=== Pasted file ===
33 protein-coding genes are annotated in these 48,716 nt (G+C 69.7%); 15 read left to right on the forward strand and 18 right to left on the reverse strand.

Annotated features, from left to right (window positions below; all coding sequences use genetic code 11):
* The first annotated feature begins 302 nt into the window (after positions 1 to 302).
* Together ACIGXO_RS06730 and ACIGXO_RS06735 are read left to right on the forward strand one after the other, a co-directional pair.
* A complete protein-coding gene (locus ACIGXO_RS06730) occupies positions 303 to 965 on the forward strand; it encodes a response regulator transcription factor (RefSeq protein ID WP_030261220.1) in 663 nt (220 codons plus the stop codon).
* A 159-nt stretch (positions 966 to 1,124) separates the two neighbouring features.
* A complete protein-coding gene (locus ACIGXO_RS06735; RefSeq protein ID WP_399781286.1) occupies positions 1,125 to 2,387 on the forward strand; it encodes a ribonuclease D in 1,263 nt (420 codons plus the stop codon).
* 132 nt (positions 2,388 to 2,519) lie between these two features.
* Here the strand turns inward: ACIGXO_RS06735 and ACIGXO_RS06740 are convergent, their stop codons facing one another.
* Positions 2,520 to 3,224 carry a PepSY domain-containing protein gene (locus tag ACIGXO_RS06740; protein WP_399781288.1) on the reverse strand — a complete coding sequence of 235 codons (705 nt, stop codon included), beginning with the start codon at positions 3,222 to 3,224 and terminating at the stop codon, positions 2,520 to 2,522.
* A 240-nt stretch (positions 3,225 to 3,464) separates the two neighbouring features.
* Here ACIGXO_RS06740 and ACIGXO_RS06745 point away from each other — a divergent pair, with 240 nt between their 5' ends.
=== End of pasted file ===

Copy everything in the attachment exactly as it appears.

33 protein-coding genes are annotated in these 48,716 nt (G+C 69.7%); 15 read left to right on the forward strand and 18 right to left on the reverse strand.

Annotated features, from left to right (window positions below; all coding sequences use genetic code 11):
* The first annotated feature begins 302 nt into the window (after positions 1 to 302).
* Together ACIGXO_RS06730 and ACIGXO_RS06735 are read left to right on the forward strand one after the other, a co-directional pair.
* A complete protein-coding gene (locus ACIGXO_RS06730) occupies positions 303 to 965 on the forward strand; it encodes a response regulator transcription factor (RefSeq protein ID WP_030261220.1) in 663 nt (220 codons plus the stop codon).
* A 159-nt stretch (positions 966 to 1,124) separates the two neighbouring features.
* A complete protein-coding gene (locus ACIGXO_RS06735; RefSeq protein ID WP_399781286.1) occupies positions 1,125 to 2,387 on the forward strand; it encodes a ribonuclease D in 1,263 nt (420 codons plus the stop codon).
* 132 nt (positions 2,388 to 2,519) lie between these two features.
* Here the strand turns inward: ACIGXO_RS06735 and ACIGXO_RS06740 are convergent, their stop codons facing one another.
* Positions 2,520 to 3,224 carry a PepSY domain-containing protein gene (locus tag ACIGXO_RS06740; protein WP_399781288.1) on the reverse strand — a complete coding sequence of 235 codons (705 nt, stop codon included), beginning with the start codon at positions 3,222 to 3,224 and terminating at the stop codon, positions 2,520 to 2,522.
* A 240-nt stretch (positions 3,225 to 3,464) separates the two neighbouring features.
* Here ACIGXO_RS06740 and ACIGXO_RS06745 point away from each other — a divergent pair, with 240 nt between their 5' ends.